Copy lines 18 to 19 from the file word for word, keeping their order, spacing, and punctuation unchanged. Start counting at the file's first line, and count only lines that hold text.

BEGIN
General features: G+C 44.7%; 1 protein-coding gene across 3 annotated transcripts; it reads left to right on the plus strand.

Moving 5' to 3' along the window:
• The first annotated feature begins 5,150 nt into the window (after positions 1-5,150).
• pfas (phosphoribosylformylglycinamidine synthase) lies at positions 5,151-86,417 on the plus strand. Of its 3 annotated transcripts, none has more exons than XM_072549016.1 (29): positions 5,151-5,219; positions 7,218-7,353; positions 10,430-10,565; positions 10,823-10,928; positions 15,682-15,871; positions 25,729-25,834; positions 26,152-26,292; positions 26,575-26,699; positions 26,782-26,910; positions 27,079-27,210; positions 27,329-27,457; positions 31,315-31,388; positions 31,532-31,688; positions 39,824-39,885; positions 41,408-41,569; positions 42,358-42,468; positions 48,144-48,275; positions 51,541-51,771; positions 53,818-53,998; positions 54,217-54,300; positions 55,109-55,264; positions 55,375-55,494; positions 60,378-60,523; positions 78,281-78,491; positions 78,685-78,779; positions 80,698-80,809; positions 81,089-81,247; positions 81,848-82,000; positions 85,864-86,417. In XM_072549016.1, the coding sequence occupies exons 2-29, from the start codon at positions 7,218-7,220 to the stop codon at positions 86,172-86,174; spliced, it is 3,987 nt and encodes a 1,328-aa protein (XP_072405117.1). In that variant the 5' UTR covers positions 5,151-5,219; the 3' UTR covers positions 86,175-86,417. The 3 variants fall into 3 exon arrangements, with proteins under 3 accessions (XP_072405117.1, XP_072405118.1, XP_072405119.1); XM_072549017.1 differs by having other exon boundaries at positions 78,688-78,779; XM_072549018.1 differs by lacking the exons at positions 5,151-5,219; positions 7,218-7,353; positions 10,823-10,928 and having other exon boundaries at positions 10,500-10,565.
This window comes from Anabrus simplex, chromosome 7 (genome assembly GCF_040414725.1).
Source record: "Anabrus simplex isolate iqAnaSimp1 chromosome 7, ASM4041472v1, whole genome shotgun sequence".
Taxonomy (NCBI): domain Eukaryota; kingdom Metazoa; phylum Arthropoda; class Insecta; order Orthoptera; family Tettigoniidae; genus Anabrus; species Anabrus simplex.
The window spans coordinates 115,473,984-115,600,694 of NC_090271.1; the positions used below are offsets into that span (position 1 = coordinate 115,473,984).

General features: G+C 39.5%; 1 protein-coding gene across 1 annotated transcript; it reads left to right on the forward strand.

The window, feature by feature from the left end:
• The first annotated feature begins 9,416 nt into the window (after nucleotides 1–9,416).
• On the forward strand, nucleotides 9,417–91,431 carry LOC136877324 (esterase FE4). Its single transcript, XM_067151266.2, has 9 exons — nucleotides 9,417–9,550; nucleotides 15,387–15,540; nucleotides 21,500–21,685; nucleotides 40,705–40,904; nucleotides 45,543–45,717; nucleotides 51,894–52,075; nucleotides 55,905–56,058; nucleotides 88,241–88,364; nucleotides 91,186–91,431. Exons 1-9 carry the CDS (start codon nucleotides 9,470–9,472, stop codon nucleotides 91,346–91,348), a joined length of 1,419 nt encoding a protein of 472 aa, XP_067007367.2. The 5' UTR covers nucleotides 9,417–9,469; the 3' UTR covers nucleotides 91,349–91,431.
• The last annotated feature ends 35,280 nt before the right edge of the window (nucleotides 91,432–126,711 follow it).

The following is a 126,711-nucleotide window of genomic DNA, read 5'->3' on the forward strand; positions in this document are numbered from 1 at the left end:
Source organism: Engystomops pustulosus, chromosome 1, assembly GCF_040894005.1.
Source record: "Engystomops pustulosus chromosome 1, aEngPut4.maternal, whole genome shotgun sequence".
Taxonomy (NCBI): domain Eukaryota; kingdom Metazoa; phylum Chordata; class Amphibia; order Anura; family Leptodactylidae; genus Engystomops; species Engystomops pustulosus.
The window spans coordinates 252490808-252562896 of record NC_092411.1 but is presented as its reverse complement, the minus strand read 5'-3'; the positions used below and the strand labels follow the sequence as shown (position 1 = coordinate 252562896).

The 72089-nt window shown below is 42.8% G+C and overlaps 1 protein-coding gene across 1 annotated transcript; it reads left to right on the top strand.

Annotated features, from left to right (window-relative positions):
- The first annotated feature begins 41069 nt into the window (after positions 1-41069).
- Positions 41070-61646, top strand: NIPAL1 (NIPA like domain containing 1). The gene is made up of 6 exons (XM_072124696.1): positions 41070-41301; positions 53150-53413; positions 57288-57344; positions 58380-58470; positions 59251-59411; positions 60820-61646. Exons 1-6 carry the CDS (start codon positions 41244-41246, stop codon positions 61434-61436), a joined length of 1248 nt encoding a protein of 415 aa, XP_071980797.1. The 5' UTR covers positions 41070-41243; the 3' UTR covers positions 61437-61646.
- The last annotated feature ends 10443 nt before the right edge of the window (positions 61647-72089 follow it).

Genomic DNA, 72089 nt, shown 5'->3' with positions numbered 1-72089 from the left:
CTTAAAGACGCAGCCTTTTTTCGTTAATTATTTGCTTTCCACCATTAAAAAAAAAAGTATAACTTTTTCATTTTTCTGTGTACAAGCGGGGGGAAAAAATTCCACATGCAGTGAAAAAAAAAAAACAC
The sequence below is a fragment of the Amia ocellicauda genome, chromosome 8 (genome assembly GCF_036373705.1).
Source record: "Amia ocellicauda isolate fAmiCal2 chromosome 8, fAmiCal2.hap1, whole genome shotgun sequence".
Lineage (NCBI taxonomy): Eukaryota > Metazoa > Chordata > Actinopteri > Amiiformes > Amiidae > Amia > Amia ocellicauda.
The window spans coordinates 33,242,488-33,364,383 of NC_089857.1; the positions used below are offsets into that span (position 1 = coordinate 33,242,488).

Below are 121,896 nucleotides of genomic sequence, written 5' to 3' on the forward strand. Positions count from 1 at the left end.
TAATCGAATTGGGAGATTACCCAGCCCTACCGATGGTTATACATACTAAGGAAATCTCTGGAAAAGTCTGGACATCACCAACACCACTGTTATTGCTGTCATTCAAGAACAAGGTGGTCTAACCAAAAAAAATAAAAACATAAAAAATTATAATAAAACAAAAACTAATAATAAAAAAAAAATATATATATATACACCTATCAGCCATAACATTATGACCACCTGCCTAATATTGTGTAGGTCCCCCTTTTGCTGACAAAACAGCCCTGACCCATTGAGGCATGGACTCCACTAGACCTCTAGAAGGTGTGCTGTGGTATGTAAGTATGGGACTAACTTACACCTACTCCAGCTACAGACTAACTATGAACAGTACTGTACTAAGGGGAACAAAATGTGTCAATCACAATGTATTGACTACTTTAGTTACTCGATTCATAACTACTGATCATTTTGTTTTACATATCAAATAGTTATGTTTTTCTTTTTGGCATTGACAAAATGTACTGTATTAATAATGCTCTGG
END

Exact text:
The window spans coordinates 252490808-252562896 of record NC_092411.1 but is presented as its reverse complement, the minus strand read 5'-3'; the positions used below and the strand labels follow the sequence as shown (position 1 = coordinate 252562896).

The 72089-nt window shown below is 42.8% G+C and overlaps 1 protein-coding gene across 1 annotated transcript; it reads left to right on the top strand.